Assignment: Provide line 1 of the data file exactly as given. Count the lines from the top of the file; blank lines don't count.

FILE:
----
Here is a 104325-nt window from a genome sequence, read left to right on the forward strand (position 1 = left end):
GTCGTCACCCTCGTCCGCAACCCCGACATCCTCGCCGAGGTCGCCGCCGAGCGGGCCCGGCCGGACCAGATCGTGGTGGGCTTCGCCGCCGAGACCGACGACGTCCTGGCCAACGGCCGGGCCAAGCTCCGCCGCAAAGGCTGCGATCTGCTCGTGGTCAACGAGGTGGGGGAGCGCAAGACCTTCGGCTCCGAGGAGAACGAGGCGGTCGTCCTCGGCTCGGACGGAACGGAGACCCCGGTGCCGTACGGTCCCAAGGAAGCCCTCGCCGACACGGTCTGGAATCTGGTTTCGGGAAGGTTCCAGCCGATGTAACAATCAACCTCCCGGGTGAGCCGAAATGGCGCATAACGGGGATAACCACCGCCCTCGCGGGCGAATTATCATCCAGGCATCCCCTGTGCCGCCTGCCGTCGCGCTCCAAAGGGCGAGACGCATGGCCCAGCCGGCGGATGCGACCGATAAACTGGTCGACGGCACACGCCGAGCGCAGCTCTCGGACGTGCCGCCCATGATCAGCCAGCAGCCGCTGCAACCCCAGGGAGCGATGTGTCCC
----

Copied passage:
Here is a 104325-nt window from a genome sequence, read left to right on the forward strand (position 1 = left end):